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ENGL 4468: Modern Poetry (Spring 2020)

This course will begin with some central figures behind and within English language 20th-century poetry and then split up into interest groups according to the students’ own enthusiasms and desires to explore. The central figures will include Whitman, Dickinson, Pater, Hopkins, Yeats, Frost, William Carlos Williams, H. D., Wallace Stevens,...

AFRICAN TREE

ENGL 4098: Special Topics in the Novel, Post-1900 - Afro-diasporic Novels (Spring 2020)

This course considers how the legacy of slavery, including the Middle Passage, is rewritten in 20 th and 21 st century novels in English. We will consider not only how that history is remembered, but how its legacy lives on. We’ll begin with slave narratives to consider the narrative form...

TYPEWRITER

ENGL 3088: Major Authors of Post-1900 Literature in English - T.S. Eliot and Company (Spring 2020)

T.S. Eliot wrote several of the most important poems of the twentieth century. He was also a major critic, a playwright, and a publisher. His work remains a troubling mix of brilliantly subversive “raids on the unconscious” and deeply conservative reactions against modernity. To read Eliot is to encounter other...

PEOPLE ON PHONE AND LAPTOP

ENGL 2058: Twentieth and Twenty-First Century Literature (Spring 2020)

A hybrid form, graphic narrative combines the innovative visual/verbal framework of the cartoon and the longer storytelling form of fiction and nonfiction. A term first coined in the US in 1978, graphic narratives have become a mainstay popular genre. This course will examine its popular appeal and also how this...

ENGL 4098-001: Special Topics in the Novel, Post-1900, The Science Novel (Fall 2019)

Instructor: Elisabeth Sheffield “There is no science without fancy and no art without fact.” (Vladimir Nabokov) In this course, we will examine the emerging form of the science novel—that is, the serious literary novel that takes as its subject matter the complex relationships between scientific knowledge and the people who...

ENGL 4048: Modern British and Irish Novel, Public and Private Modernisms (Fall 2019)

Instructor: Prof. Janice Ho This course focuses on one of the most central literary movements of the twentieth century: the emergence of modernism in Britain and Ireland, especially of “high modernism” during the period of 1910 to 1930. Novels written in this historically short, but aesthetically rich, period laid the...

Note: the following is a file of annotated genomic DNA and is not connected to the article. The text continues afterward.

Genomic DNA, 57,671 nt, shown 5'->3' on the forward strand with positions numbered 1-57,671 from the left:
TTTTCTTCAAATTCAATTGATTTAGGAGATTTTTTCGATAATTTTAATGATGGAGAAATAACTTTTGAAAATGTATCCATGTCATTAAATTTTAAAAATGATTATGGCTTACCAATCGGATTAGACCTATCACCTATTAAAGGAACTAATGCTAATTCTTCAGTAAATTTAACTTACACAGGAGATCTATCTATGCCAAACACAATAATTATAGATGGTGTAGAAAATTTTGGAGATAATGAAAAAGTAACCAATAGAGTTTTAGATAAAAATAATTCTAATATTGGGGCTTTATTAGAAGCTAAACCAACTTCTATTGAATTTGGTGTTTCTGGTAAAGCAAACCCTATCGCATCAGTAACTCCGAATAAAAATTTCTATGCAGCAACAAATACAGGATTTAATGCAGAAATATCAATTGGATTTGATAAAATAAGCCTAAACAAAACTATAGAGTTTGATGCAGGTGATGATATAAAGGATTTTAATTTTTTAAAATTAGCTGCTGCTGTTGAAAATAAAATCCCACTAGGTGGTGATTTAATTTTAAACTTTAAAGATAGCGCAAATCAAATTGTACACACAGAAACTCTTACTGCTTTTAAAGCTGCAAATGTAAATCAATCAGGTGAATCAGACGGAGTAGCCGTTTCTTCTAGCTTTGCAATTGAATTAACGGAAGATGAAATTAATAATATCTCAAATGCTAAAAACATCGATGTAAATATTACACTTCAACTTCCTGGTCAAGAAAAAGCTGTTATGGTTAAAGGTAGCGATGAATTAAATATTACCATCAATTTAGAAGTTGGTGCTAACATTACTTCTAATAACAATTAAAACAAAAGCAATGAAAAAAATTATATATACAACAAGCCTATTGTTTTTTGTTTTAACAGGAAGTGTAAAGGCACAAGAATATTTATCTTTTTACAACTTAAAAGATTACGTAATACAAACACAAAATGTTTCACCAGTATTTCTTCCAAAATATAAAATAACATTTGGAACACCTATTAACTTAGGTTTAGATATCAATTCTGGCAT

colorful books stacked vertically

ENGL 3068: Literature in English 1900-1945, Modernism (Fall 2019)

Surveys major literary trends from 1900-1945 in the Anglo-American tradition, including the characteristics of literary modernism. Covers both prose and poetry, as well as the relationship between literature and history to the close of World War II. Requisites: Restricted to students with 27-180 credits (Sophomores, Juniors or Seniors). Additional Information:...

ENGL 2058: 20th and 21st Century Literature (Fall 2019)

Surveys the major literary trends in prose and poetry from 1900 to the present in the Anglo-American tradition of modern, postmodern, and contemporary literature. Provides students with a grounding in the major authors and motifs of 20th- and 21st-century in literature in conjunction with political and cultural changes across the...

"The Gray Day" by George Grosz (1921)

ENGL 2058-001: Twentieth and Twenty-First Century Literature (Maymester, Summer 2019)

“For an hour the procession of grotesques passed before the eyes of the old man, and then, although it was a painful thing to do, he crept out of bed and began to write. Some one of the grotesques had made a deep impression on his mind and he wanted...

A crane across a skyline

ENGL 4018-001: Global, Transnational & Postcolonial Approaches to Post-1900 Literature, Post/Colonial Fictions of Development (Spring 2019)

How did the world become divided into “developed” and “developing” nation-states? Why are the costs and benefits of development so unevenly distributed across the world (and also internally, within a nation)? What are the indices by which we define development? Is development always a desirable goal? And how do projects...

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